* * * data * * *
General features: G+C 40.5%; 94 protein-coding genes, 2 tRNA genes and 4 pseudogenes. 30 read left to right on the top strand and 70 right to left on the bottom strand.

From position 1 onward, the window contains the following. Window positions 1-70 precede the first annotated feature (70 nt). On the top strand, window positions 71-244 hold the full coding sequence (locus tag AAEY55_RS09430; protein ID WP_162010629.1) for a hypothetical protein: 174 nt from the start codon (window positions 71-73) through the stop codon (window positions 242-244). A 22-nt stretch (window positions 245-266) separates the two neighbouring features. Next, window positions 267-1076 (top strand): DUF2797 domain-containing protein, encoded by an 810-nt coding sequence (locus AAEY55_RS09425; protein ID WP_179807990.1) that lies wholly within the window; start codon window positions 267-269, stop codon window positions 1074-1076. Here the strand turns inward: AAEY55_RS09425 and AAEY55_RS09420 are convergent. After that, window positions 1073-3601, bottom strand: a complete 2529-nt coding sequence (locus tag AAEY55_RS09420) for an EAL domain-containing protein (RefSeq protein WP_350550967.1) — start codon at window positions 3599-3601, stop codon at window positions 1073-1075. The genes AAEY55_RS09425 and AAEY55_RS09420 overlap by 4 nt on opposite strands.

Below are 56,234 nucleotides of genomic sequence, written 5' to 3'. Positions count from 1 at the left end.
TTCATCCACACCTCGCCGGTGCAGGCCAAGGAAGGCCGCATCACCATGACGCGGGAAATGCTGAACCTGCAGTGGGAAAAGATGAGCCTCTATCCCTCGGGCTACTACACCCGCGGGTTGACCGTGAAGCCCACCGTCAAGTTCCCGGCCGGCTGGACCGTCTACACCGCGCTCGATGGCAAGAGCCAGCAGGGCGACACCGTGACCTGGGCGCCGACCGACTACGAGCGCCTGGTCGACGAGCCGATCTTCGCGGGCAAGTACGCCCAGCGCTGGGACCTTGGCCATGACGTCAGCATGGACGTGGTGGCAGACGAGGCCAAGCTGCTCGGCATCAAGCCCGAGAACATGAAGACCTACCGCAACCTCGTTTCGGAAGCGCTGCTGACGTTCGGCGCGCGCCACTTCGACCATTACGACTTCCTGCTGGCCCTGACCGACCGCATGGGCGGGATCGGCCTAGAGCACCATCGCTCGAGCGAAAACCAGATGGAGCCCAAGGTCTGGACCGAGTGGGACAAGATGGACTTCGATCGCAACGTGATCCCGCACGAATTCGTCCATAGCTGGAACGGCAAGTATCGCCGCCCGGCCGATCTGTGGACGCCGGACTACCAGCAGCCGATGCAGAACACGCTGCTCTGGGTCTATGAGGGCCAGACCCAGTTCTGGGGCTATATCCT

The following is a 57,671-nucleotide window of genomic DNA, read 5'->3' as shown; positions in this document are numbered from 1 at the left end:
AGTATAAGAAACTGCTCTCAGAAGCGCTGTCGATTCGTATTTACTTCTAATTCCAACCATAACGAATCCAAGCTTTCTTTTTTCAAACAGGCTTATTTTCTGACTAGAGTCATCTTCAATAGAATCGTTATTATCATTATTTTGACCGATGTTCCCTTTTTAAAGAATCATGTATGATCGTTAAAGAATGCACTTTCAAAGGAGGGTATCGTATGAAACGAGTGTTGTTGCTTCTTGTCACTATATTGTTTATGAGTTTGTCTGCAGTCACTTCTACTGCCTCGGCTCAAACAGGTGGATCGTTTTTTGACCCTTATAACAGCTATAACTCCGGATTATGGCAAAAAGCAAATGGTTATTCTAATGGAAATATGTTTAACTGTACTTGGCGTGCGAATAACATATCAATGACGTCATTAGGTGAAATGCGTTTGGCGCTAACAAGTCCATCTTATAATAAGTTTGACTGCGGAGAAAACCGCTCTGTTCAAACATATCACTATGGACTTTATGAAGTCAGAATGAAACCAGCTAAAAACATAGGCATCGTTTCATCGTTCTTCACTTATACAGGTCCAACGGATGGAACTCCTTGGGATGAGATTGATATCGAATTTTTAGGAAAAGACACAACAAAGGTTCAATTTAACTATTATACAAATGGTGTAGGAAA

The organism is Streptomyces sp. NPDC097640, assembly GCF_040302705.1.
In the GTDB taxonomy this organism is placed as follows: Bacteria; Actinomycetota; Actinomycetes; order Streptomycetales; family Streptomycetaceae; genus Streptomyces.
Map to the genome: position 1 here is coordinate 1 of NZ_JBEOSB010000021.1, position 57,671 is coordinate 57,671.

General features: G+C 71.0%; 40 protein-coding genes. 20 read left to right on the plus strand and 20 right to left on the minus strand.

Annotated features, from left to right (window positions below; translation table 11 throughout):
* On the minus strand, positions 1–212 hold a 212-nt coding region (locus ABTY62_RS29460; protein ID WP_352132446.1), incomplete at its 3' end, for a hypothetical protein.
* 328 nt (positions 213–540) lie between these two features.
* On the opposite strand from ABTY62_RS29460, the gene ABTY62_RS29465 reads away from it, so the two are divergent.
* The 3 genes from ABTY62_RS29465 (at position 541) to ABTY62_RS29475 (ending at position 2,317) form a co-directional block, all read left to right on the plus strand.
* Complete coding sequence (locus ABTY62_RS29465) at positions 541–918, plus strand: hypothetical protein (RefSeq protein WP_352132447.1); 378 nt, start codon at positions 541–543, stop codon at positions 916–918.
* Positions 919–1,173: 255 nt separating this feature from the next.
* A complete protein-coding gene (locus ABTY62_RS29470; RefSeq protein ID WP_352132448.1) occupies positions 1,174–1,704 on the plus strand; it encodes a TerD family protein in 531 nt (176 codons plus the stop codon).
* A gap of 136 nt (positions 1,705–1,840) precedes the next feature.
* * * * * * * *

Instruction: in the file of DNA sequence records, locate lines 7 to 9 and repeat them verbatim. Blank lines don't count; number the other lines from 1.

The organism is Streptomyces sp. NPDC097640, assembly GCF_040302705.1.
In the GTDB taxonomy this organism is placed as follows: Bacteria; Actinomycetota; Actinomycetes; order Streptomycetales; family Streptomycetaceae; genus Streptomyces.
Map to the genome: position 1 here is coordinate 1 of NZ_JBEOSB010000021.1, position 57,671 is coordinate 57,671.